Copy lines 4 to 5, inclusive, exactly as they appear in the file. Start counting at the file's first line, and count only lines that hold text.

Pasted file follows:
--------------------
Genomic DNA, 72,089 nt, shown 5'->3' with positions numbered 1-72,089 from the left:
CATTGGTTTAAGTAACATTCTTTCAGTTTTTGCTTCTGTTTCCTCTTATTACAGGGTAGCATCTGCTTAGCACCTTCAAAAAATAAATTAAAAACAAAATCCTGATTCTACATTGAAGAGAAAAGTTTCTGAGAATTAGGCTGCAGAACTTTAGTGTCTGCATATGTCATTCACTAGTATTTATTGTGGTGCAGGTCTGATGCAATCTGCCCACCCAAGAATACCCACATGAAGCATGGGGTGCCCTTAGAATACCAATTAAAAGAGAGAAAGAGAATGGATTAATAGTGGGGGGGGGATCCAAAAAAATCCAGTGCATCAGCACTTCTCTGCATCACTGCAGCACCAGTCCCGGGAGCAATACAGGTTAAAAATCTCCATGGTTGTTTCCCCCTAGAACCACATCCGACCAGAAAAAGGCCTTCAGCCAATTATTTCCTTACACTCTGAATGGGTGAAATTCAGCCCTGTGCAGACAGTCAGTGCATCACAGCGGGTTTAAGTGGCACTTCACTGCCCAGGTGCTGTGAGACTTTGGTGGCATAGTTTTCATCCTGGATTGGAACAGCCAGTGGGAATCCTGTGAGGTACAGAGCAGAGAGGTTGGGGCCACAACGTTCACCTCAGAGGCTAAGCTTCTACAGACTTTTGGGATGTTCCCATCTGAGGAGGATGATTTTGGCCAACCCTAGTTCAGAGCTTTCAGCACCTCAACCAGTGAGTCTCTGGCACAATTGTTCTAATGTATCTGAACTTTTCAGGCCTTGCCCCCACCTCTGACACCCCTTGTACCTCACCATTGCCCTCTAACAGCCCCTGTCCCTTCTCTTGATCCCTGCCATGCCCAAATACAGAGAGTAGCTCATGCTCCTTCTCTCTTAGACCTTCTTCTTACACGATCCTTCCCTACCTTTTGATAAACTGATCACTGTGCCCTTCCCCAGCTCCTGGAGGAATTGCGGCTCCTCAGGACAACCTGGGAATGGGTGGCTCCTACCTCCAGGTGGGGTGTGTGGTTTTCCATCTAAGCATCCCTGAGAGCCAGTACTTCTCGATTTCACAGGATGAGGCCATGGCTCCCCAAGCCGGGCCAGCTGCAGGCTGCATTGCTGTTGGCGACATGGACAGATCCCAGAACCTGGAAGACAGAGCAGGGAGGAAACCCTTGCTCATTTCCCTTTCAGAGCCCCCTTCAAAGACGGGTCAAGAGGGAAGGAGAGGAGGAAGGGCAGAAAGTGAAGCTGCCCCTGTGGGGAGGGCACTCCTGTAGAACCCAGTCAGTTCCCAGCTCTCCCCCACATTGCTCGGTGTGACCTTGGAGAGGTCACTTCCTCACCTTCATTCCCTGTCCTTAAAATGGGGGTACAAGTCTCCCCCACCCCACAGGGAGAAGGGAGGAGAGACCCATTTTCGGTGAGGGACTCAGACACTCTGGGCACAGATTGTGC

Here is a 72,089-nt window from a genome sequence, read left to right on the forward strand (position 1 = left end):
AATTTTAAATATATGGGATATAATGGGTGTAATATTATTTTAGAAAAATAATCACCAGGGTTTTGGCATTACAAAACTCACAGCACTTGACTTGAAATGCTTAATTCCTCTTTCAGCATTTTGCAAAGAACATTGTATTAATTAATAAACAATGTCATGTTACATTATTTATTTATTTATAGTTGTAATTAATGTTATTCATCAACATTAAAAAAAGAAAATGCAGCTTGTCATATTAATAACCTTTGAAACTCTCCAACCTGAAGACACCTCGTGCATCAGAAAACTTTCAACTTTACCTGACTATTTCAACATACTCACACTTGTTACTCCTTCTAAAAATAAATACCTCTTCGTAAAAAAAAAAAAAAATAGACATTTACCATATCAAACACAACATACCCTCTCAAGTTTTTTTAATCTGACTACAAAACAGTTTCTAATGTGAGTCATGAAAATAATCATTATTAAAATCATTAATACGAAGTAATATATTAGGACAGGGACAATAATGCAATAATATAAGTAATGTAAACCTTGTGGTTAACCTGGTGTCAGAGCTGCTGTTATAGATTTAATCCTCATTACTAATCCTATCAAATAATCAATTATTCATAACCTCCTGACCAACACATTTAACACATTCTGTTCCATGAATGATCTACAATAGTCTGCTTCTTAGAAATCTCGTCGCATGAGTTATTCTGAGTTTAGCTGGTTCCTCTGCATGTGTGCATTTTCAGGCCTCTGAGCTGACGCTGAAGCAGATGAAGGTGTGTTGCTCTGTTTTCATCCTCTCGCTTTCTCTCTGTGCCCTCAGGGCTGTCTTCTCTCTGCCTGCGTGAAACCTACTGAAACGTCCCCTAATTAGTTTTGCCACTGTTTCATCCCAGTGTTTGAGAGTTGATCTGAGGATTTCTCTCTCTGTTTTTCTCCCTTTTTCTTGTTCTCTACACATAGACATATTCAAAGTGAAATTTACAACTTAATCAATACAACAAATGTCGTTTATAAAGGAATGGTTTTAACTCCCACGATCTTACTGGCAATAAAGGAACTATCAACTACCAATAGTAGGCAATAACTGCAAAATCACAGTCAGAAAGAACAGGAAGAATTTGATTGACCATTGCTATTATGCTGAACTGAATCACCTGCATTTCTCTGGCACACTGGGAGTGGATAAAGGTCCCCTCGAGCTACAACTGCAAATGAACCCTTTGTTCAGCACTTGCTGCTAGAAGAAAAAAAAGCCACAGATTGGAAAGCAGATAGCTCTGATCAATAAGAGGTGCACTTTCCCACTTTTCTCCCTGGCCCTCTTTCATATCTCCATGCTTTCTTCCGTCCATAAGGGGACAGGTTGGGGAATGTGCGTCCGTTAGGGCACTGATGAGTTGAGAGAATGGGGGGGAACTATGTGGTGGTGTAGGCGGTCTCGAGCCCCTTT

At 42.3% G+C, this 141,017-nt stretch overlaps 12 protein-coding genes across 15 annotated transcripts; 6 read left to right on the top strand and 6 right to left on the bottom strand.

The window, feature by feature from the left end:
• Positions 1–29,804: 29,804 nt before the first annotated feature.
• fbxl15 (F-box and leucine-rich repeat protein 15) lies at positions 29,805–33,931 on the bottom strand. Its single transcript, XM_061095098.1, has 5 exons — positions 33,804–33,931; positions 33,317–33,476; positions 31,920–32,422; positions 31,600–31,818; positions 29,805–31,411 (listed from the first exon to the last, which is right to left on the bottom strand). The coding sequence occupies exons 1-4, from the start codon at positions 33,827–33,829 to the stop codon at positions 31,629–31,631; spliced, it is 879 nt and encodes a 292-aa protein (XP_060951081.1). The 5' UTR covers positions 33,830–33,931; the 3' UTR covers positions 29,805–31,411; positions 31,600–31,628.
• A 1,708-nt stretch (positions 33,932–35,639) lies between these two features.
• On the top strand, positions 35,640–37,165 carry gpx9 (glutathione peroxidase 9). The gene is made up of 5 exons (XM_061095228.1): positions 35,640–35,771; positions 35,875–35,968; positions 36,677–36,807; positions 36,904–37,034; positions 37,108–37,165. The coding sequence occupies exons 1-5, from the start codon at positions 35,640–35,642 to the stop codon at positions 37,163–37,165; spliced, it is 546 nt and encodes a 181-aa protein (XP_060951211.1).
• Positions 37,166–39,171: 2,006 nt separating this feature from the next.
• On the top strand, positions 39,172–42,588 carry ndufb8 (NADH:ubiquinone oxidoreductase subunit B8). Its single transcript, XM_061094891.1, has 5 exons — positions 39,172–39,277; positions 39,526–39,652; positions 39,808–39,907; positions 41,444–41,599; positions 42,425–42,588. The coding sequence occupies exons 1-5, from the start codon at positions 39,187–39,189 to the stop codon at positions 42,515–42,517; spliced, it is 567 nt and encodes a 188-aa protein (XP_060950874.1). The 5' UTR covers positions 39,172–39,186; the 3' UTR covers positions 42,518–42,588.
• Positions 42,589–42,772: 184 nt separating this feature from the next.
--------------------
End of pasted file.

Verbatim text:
AATTTTAAATATATGGGATATAATGGGTGTAATATTATTTTAGAAAAATAATCACCAGGGTTTTGGCATTACAAAACTCACAGCACTTGACTTGAAATGCTTAATTCCTCTTTCAGCATTTTGCAAAGAACATTGTATTAATTAATAAACAATGTCATGTTACATTATTTATTTATTTATAGTTGTAATTAATGTTATTCATCAACATTAAAAAAAGAAAATGCAGCTTGTCATATTAATAACCTTTGAAACTCTCCAACCTGAAGACACCTCGTGCATCAGAAAACTTTCAACTTTACCTGACTATTTCAACATACTCACACTTGTTACTCCTTCTAAAAATAAATACCTCTTCGTAAAAAAAAAAAAAAATAGACATTTACCATATCAAACACAACATACCCTCTCAAGTTTTTTTAATCTGACTACAAAACAGTTTCTAATGTGAGTCATGAAAATAATCATTATTAAAATCATTAATACGAAGTAATATATTAGGACAGGGACAATAATGCAATAATATAAGTAATGTAAACCTTGTGGTTAACCTGGTGTCAGAGCTGCTGTTATAGATTTAATCCTCATTACTAATCCTATCAAATAATCAATTATTCATAACCTCCTGACCAACACATTTAACACATTCTGTTCCATGAATGATCTACAATAGTCTGCTTCTTAGAAATCTCGTCGCATGAGTTATTCTGAGTTTAGCTGGTTCCTCTGCATGTGTGCATTTTCAGGCCTCTGAGCTGACGCTGAAGCAGATGAAGGTGTGTTGCTCTGTTTTCATCCTCTCGCTTTCTCTCTGTGCCCTCAGGGCTGTCTTCTCTCTGCCTGCGTGAAACCTACTGAAACGTCCCCTAATTAGTTTTGCCACTGTTTCATCCCAGTGTTTGAGAGTTGATCTGAGGATTTCTCTCTCTGTTTTTCTCCCTTTTTCTTGTTCTCTACACATAGACATATTCAAAGTGAAATTTACAACTTAATCAATACAACAAATGTCGTTTATAAAGGAATGGTTTTAACTCCCACGATCTTACTGGCAATAAAGGAACTATCAACTACCAATAGTAGGCAATAACTGCAAAATCACAGTCAGAAAGAACAGGAAGAATTTGATTGACCATTGCTATTATGCTGAACTGAATCACCTGCATTTCTCTGGCACACTGGGAGTGGATAAAGGTCCCCTCGAGCTACAACTGCAAATGAACCCTTTGTTCAGCACTTGCTGCTAGAAGAAAAAAAAGCCACAGATTGGAAAGCAGATAGCTCTGATCAATAAGAGGTGCACTTTCCCACTTTTCTCCCTGGCCCTCTTTCATATCTCCATGCTTTCTTCCGTCCATAAGGGGACAGGTTGGGGAATGTGCGTCCGTTAGGGCACTGATGAGTTGAGAGAATGGGGGGGAACTATGTGGTGGTGTAGGCGGTCTCGAGCCCCTTT

At 42.3% G+C, this 141,017-nt stretch overlaps 12 protein-coding genes across 15 annotated transcripts; 6 read left to right on the top strand and 6 right to left on the bottom strand.